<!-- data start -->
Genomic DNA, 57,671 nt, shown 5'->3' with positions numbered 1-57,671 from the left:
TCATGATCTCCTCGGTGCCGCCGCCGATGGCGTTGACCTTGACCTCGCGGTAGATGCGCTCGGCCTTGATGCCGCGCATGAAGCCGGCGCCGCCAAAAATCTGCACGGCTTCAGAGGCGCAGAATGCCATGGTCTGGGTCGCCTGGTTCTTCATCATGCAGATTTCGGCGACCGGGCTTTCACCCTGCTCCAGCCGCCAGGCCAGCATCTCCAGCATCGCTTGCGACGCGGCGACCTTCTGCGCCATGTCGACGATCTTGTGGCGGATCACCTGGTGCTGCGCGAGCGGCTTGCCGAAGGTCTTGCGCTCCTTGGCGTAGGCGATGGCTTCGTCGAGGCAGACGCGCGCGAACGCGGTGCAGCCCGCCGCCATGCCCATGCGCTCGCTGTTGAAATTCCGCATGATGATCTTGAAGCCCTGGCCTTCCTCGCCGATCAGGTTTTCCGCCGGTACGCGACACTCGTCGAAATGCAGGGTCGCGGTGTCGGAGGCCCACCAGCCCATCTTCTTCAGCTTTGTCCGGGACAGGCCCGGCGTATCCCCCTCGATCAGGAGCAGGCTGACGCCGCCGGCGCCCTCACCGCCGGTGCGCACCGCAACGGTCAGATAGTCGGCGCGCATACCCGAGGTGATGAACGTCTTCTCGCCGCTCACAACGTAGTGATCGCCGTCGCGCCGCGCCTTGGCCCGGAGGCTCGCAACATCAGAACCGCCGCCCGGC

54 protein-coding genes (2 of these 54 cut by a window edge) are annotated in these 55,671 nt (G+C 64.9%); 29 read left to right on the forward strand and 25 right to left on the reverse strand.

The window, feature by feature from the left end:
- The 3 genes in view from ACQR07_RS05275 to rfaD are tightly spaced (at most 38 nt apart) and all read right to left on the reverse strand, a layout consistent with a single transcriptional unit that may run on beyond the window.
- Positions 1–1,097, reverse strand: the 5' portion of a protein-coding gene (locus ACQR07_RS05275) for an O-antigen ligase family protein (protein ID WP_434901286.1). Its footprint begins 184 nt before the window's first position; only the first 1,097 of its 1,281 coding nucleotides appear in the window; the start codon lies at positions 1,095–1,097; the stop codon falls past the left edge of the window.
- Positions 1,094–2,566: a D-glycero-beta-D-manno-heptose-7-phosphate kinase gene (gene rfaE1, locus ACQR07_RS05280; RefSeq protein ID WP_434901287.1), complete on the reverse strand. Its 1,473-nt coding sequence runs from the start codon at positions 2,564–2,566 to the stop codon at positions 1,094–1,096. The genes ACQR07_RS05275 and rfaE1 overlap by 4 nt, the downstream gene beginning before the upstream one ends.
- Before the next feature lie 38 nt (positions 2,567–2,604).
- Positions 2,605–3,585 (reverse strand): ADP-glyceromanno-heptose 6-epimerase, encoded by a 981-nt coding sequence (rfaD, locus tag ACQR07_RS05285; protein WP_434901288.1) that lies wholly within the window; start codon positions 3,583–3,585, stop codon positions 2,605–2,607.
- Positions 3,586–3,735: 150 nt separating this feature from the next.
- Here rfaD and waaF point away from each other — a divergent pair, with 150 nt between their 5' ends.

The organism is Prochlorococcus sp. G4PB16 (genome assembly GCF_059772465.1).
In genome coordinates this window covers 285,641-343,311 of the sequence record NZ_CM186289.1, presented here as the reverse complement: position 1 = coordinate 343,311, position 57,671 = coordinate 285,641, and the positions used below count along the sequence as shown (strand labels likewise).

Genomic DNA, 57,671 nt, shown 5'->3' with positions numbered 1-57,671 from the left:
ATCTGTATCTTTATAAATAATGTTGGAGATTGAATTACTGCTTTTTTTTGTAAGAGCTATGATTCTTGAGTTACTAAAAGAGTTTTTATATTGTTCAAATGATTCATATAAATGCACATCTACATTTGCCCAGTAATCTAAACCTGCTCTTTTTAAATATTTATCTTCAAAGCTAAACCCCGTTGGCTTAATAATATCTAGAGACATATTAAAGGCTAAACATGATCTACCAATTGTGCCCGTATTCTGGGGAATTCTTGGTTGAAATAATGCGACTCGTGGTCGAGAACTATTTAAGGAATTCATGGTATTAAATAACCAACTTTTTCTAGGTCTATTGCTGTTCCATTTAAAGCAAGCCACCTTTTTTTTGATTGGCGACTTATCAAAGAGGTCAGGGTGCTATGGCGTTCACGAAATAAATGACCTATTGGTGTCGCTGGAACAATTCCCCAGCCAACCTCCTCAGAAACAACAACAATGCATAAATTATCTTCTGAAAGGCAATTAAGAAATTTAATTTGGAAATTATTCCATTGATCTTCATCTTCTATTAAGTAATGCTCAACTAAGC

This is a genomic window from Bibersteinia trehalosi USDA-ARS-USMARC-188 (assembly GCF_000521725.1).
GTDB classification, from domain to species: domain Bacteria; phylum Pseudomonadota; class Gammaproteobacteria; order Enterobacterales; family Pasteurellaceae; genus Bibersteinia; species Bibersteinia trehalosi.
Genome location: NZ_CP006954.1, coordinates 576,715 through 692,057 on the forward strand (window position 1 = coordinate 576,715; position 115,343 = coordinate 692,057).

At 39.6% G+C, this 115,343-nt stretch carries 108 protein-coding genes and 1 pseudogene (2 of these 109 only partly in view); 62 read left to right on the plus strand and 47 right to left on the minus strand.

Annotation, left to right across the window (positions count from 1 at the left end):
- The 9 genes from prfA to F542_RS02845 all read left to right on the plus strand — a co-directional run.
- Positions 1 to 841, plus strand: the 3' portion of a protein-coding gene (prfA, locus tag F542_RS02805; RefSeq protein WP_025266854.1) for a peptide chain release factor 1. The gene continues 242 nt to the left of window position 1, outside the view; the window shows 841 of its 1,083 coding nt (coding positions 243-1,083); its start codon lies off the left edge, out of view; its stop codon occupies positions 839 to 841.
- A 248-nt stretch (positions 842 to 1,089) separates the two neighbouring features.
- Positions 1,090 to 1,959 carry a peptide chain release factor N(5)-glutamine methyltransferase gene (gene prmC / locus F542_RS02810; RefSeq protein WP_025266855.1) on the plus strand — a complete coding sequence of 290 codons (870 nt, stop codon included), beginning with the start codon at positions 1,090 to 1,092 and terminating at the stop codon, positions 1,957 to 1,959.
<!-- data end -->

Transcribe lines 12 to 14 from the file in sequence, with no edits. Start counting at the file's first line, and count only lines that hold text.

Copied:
The organism is Prochlorococcus sp. G4PB16 (genome assembly GCF_059772465.1).
In genome coordinates this window covers 285,641-343,311 of the sequence record NZ_CM186289.1, presented here as the reverse complement: position 1 = coordinate 343,311, position 57,671 = coordinate 285,641, and the positions used below count along the sequence as shown (strand labels likewise).

Genomic DNA, 57,671 nt, shown 5'->3' with positions numbered 1-57,671 from the left: